Bad Wolf: Wikis


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This article is about the Doctor Who episode. For the folk tale character, see Big Bad Wolf. For a listing of various mentions of the phrase in the 2005 series of Doctor Who, see Story arcs in Doctor Who.
166a – "Bad Wolf"
Doctor Who episode
The Anne Droid "disintegrates" another contestant.
Guest stars
Writer Russell T Davies
Director Joe Ahearne
Script editor Helen Raynor
Producer Phil Collinson
Executive producer(s) Russell T Davies
Julie Gardner
Mal Young
Production code 1.12
Series Series 1
Length 1st of 2-part story, 45 minutes
Originally broadcast June 11, 2005
← Preceded by Followed by →
"Boom Town" "The Parting of the Ways"
IMDb profile

"Bad Wolf" is an episode in the British science fiction television series Doctor Who, which was first broadcast on June 11, 2005. It is the first of a two-part story. The concluding episode, "The Parting of the Ways", was first broadcast on June 18.



The TARDIS crew find themselves trapped in the Gamestation, also known as Satellite 5, where they must battle to survive the cruel games. But when Rose is taken away, the Doctor realizes his most deadly enemies, the Daleks, have returned en masse.


The three TARDIS travellers find themselves separated, waking up with temporary amnesia in various reality television and game shows. The Doctor (Christopher Eccleston) finds himself in a Big Brother house hosted by the "Davinadroid" (Davina McCall), Rose (Billie Piper) on the set of The Weakest Link hosted by the "Anne Droid" (Anne Robinson), and Jack (John Barrowman) facing two gynoids, Trine-e and Zu-Zana (Trinny Woodall and Susannah Constantine) who offer to give him a brand new image, à la What Not to Wear.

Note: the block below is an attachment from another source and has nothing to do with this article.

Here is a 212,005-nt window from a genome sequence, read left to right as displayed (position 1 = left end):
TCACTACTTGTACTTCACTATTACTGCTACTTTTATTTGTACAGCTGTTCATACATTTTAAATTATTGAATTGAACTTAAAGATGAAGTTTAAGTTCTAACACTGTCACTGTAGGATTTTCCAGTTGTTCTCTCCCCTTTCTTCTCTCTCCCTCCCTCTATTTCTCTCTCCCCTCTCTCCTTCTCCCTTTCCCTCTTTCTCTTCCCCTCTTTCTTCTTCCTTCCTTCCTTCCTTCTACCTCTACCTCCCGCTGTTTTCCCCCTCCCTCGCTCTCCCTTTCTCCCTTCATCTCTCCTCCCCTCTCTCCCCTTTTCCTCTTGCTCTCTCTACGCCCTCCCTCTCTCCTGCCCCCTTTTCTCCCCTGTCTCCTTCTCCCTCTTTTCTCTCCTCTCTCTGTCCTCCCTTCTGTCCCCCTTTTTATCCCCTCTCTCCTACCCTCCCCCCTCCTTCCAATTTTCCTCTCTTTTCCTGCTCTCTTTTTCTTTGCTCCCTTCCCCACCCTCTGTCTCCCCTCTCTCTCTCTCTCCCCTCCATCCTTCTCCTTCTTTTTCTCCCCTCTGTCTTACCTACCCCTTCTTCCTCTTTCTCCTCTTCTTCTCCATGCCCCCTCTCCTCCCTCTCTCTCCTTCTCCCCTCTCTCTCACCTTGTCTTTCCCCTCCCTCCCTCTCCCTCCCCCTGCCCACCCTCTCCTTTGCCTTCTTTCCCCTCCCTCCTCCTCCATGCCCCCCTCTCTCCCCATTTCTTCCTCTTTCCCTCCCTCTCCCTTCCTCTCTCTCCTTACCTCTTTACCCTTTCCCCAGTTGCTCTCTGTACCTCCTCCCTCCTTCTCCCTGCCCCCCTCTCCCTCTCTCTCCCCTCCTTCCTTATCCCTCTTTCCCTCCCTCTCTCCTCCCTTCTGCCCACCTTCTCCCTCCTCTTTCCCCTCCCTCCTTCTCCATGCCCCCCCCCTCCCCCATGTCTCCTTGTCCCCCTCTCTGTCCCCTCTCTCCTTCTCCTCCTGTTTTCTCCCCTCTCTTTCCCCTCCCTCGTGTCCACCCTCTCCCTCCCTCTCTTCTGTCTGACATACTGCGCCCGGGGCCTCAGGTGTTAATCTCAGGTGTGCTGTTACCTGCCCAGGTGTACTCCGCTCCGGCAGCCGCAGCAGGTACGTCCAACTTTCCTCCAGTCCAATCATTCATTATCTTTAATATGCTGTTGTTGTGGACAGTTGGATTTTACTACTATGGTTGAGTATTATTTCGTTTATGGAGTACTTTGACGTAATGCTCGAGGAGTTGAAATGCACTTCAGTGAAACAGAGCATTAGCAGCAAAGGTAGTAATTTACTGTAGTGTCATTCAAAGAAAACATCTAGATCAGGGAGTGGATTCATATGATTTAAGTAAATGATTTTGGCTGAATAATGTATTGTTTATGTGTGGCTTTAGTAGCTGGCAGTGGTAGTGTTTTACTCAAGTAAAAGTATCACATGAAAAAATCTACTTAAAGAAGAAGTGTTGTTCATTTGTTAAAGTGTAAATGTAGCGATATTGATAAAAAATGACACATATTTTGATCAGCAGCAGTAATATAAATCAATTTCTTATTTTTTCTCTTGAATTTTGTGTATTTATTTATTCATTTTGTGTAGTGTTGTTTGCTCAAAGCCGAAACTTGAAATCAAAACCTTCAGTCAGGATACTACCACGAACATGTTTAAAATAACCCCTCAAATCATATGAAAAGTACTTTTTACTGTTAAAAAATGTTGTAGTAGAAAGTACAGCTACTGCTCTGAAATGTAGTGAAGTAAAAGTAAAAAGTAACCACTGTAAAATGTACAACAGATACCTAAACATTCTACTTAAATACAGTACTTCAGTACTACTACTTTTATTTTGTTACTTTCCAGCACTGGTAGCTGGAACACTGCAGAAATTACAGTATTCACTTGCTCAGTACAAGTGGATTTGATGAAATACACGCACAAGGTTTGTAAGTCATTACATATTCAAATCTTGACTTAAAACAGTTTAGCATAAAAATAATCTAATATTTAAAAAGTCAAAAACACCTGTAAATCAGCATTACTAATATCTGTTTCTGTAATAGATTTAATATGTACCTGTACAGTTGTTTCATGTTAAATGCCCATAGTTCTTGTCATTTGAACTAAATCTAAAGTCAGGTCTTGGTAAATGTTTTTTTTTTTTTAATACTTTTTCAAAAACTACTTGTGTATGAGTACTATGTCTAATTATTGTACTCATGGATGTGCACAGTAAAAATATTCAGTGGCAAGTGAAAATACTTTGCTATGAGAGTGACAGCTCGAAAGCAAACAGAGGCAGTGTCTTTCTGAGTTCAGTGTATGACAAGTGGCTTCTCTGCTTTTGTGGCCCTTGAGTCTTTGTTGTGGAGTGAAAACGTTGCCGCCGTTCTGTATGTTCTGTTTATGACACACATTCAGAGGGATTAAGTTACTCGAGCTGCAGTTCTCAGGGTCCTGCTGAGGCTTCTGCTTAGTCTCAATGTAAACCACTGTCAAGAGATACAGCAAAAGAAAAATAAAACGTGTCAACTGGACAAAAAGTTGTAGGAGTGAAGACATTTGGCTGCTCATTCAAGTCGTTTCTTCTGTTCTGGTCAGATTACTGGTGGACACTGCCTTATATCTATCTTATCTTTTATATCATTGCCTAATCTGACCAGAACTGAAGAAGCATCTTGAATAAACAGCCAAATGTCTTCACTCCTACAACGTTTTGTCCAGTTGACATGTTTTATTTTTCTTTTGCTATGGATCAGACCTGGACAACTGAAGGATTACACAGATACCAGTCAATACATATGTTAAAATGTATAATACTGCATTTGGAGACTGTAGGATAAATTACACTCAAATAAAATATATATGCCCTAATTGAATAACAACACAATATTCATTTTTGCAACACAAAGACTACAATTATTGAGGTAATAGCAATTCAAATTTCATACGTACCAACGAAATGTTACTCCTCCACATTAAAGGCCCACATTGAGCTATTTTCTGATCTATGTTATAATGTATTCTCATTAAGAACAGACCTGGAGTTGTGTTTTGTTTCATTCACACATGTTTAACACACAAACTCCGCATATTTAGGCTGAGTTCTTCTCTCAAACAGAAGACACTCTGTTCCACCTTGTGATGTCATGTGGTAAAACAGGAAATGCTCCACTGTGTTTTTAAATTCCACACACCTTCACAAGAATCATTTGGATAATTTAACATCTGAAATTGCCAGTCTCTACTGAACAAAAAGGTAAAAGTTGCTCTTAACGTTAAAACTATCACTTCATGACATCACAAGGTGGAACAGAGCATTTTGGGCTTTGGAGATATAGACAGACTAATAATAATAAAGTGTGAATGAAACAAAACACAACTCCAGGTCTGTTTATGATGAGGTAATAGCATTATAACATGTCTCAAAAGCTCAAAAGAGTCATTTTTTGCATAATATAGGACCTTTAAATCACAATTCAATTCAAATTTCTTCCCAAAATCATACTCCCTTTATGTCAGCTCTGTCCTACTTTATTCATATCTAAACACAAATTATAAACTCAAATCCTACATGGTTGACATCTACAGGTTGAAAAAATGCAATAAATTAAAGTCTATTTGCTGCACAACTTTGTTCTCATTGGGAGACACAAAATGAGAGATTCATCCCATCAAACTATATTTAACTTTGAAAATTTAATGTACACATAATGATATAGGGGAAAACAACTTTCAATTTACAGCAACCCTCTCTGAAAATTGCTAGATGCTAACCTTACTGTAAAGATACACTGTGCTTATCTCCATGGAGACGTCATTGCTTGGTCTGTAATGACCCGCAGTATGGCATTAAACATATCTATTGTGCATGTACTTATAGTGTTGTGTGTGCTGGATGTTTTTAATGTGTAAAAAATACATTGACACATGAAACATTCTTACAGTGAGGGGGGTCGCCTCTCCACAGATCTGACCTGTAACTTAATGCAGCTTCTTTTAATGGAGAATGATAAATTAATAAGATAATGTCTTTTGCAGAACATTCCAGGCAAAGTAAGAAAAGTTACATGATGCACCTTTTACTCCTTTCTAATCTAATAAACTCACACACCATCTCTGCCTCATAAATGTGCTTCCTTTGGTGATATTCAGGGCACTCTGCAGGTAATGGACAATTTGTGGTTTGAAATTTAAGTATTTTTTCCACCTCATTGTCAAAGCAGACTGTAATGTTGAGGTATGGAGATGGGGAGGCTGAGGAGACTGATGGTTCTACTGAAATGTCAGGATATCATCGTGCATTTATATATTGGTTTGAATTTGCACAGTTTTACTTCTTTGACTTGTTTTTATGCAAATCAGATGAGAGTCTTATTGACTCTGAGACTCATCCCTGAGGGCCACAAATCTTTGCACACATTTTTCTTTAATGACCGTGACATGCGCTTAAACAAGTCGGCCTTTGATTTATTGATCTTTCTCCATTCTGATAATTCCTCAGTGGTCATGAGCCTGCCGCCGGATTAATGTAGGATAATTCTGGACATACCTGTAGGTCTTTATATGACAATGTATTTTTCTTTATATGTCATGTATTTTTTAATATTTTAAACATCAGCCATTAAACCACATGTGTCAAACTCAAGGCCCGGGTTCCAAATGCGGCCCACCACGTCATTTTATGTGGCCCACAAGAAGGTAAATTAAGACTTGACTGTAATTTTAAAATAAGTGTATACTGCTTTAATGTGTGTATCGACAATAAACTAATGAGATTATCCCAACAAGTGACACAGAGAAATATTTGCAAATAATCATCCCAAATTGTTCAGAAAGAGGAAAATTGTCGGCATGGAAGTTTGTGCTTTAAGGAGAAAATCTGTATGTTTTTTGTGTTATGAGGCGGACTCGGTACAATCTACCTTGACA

All three find out that the shows are more fatal than their twenty-first century counterparts. On The Weakest Link and Big Brother, losing contestants are seemingly disintegrated, while on What Not to Wear, participants undergo major cosmetic surgery. Jack and the Doctor escape from their shows, the Doctor bringing along a contestant called Lynda (Jo Joyner), and find themselves on Satellite Five, which the Doctor previously visited in "The Long Game", now under the control of the Badwolf Corporation.

Lynda is instrumental in explaining gaps in the narrative. She explains to the Doctor that a hundred years previous to the episode's narrative, the satellite's broadcasts suddenly stopped, and as a result, progress on Earth halted. The Doctor realises that he himself was responsible for the change.

The Doctor, Jack, and Lynda progress to find Rose. They find her as she loses in the final round of The Weakest Link, and is promptly disintegrated. They are arrested, but escape their capture and travel to the control room on Floor 500. They meet the Controller (Martha Cope), a cybernetic human, who obliquely tells the Doctor that contest losers are not disintegrated, but transmatted to an empty point in space. The Doctor and Jack discover, to their horror, hundreds of ships containing 400,000 Daleks between them. Detected, the Daleks open a communication channel to the Doctor, who resolves to rescue Rose and then purge the Dalek race once and for all. In response, the Daleks' last action before the episode ends is to start invading Earth.

Cast notes


  • When the Doctor first tries to escape from the Big Brother house, Lynda reveals that a "deadlock seal" prevents contestants from escaping. Deadlock seals are mentioned again in "School Reunion" (2006),[1] "Evolution of the Daleks" (2007)[2] and "42"[3] and are the only kind of seals that a single Sonic Screwdriver is incapable of penetrating alone. Exo-glass, first mentioned in "The End of the World", is said here to require a nuclear bomb to penetrate.
  • The word "transmat" was first used as shorthand for matter transmission in The Ark in Space (1975)[4] and has been the standard term used in the programme ever since.